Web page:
Forest Rangelands And Wildlife Importance And Significance Pdf

forest rangelands and wildlife importance and significance pdf

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Rangeland Systems pp Cite as. Ecosystem services are the benefits that society receives from nature, including the regulation of climate, the pollination of crops, the provisioning of intellectual inspiration and recreational environment, as well as many essential goods such as food, fiber, and wood.

Rangeland , also called Range , any extensive area of land that is occupied by native herbaceous or shrubby vegetation which is grazed by domestic or wild herbivores. The vegetation of ranges may include tallgrass prairies, steppes shortgrass prairies , desert shrublands, shrub woodlands, savannas, chaparrals, and tundras. Temperate and tropical forests that are used for grazing as well as timber production can also be considered rangeland.

Natural resource management NRM is the management of natural resources such as land , water , soil , plants and animals , with a particular focus on how management affects the quality of life for both present and future generations stewardship. Natural resource management deals with managing the way in which people and natural landscapes interact. It brings together natural heritage management, land use planning, water management, bio-diversity conservation , and the future sustainability of industries like agriculture , mining , tourism , fisheries and forestry. It recognises that people and their livelihoods rely on the health and productivity of our landscapes, and their actions as stewards of the land play a critical role in maintaining this health and productivity.

Rangeland Ecosystem Services: Nature’s Supply and Humans’ Demand

Not a MyNAP member yet? Register for a free account to start saving and receiving special member only perks. In the United States, including Alaska, there are about million hectares million acres of rangelands U. Department of Agriculture, U. Forest Service, a. This large area spans vastly different landforms and climates. Within these landforms are a remarkable diversity of rangeland ecosystems, from the wet grasslands of Florida to the desert shrub ecosystems of Wyoming and from the high mountain meadows of Utah to the desert floor of California.

These diverse ecosystems provide a wide array of tangible commodities and values for society. More than half of the nation's rangelands are privately owned, 43 percent are owned by the federal government, and the remainder are owned by state and local governments Joyce [], as cited by Box [] Figure At least million hectares million acres of the rangelands present at the time of European settlement in the coterminous United States have been converted from rangelands to croplands, forests, urban areas, industrial sites, highways, and reservoirs Klopatek et al.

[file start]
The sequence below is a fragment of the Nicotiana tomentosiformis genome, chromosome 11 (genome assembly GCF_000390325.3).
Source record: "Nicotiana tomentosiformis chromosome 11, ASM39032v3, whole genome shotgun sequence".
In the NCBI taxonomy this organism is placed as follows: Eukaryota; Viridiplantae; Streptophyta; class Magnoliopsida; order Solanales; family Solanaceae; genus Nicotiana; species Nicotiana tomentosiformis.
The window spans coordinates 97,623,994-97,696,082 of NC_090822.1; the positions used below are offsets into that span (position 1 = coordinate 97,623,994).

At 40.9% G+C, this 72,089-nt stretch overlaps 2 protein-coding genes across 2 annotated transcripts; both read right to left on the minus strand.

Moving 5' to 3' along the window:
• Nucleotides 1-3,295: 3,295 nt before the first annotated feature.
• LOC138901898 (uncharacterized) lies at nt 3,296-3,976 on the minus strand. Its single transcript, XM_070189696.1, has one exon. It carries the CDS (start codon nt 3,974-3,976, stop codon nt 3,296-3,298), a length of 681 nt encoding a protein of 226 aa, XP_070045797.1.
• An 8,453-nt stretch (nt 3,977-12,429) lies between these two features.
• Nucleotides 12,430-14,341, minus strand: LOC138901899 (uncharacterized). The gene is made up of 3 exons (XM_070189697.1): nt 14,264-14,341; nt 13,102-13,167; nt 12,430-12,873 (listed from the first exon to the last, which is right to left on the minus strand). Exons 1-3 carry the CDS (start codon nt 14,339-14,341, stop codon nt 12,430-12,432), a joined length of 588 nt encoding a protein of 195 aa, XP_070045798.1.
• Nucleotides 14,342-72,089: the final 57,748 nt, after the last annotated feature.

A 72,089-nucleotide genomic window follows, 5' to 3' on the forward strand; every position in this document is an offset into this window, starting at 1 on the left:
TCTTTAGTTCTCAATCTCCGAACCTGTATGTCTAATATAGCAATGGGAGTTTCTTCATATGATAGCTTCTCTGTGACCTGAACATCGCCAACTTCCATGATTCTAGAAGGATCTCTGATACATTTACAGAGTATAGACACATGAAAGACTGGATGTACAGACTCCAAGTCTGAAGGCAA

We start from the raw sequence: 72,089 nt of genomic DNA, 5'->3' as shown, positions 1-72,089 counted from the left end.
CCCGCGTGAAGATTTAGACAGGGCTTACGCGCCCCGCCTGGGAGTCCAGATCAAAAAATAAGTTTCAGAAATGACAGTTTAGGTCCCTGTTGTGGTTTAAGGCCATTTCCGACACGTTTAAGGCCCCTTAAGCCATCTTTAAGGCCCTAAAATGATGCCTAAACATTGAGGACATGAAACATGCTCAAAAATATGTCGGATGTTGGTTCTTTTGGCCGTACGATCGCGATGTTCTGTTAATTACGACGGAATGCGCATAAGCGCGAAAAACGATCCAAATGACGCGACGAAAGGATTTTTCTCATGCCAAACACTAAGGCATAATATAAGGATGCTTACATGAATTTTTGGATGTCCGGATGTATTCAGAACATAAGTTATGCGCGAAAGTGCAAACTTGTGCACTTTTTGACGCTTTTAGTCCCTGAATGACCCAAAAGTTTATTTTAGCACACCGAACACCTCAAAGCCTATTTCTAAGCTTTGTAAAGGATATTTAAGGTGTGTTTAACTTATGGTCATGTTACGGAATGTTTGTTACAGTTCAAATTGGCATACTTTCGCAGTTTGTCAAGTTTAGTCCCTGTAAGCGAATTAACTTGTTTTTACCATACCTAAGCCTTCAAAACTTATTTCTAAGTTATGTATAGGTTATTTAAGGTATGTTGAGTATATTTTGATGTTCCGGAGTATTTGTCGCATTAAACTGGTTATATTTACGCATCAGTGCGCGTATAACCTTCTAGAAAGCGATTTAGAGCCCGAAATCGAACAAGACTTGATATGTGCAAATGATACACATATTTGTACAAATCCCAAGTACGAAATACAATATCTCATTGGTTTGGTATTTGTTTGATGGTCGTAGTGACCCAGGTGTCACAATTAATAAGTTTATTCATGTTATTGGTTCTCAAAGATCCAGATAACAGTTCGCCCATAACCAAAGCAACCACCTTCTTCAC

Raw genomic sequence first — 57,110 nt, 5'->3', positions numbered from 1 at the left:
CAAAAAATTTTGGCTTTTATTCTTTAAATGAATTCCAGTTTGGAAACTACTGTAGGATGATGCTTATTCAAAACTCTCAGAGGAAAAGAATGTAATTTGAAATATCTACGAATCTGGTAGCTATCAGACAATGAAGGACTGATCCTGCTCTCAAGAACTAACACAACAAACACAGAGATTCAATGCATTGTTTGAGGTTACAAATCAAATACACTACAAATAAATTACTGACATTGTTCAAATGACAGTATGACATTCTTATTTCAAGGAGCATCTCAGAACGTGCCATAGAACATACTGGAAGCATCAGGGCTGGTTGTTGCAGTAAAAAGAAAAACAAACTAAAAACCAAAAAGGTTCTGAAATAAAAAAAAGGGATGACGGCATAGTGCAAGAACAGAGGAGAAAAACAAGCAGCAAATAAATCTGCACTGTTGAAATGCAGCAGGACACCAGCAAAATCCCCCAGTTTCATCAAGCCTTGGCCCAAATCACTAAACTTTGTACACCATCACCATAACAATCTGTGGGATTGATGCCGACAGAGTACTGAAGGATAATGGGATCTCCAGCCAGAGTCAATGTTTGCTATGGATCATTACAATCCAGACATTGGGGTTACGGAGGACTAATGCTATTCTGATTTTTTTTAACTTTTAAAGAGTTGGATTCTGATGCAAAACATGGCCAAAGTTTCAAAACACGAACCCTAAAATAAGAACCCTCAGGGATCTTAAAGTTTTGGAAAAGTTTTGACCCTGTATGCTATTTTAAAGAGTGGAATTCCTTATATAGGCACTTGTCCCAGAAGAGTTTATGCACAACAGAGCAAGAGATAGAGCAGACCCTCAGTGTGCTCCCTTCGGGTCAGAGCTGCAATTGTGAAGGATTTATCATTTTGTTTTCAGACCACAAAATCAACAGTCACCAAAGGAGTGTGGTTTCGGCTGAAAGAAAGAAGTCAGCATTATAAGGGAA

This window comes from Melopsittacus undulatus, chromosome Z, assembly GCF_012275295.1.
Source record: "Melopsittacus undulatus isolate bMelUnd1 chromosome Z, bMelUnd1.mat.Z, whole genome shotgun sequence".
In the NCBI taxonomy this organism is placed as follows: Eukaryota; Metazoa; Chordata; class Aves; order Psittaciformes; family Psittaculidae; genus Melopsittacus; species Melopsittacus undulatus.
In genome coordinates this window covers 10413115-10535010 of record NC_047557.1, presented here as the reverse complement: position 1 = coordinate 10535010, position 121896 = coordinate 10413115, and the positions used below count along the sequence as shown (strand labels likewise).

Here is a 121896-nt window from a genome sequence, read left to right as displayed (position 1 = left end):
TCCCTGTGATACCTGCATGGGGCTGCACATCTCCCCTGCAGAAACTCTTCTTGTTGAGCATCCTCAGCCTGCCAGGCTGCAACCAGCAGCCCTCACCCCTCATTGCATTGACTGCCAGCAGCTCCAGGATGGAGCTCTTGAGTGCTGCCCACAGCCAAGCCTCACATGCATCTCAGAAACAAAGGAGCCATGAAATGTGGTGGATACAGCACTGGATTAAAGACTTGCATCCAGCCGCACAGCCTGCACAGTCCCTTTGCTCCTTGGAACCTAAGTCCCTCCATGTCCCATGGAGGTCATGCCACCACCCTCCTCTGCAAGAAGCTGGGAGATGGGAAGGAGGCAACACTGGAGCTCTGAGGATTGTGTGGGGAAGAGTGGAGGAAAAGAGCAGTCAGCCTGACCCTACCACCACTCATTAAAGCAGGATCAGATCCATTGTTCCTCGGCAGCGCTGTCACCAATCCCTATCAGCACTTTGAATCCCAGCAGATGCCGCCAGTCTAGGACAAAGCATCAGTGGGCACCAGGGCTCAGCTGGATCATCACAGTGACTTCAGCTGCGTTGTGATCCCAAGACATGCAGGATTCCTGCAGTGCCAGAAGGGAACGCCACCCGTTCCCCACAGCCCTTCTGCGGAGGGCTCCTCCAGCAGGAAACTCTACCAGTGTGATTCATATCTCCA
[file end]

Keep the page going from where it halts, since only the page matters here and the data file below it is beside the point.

Although some eastern states such as Florida still have large areas of native rangelands, most of the remaining rangelands are found in 17 western states and Alaska. The western rangelands are the legendary wide open spaces of American history and mythology. Federal and nonfederal rangelands include deserts, grasslands, canyons, tundra, mountains, and riparian areas the grassy or woody areas located on the banks of a natural.

They include wilderness areas and provide habitat for millions of wild animals, plants, and fish, including 74 threatened or endangered species alone on lands administered by BLM W.

Radtkey, Bureau of Land Management, personal communication, They are increasingly used as an immense recreational resource by millions of visitors each year.

Whether publicly or privately owned, rangelands produce tangible products such as forage, wildlife habitat, water, minerals, energy, plant and animal gene pools, recreational opportunities, and some wood products. The chief commercial use of rangelands in the United States—and most of the world—is livestock grazing to produce food, fiber, and draft animals. These are referred to as commodities in this volume. Rangelands also produce intangible products referred to as values such as natural beauty, open spaces, and the opportunity for the ecological study of natural ecosystems.

Grazing lands in the United States include rangelands, forests, and pastures. Federal and nonfederal lands produced some ,, animal-unit months the amount of forage consumed by an animal unit, usually estimated at kilograms [ pounds], in 1 month of forage for beef cattle and sheep in ; federal lands produced 7 percent and non-.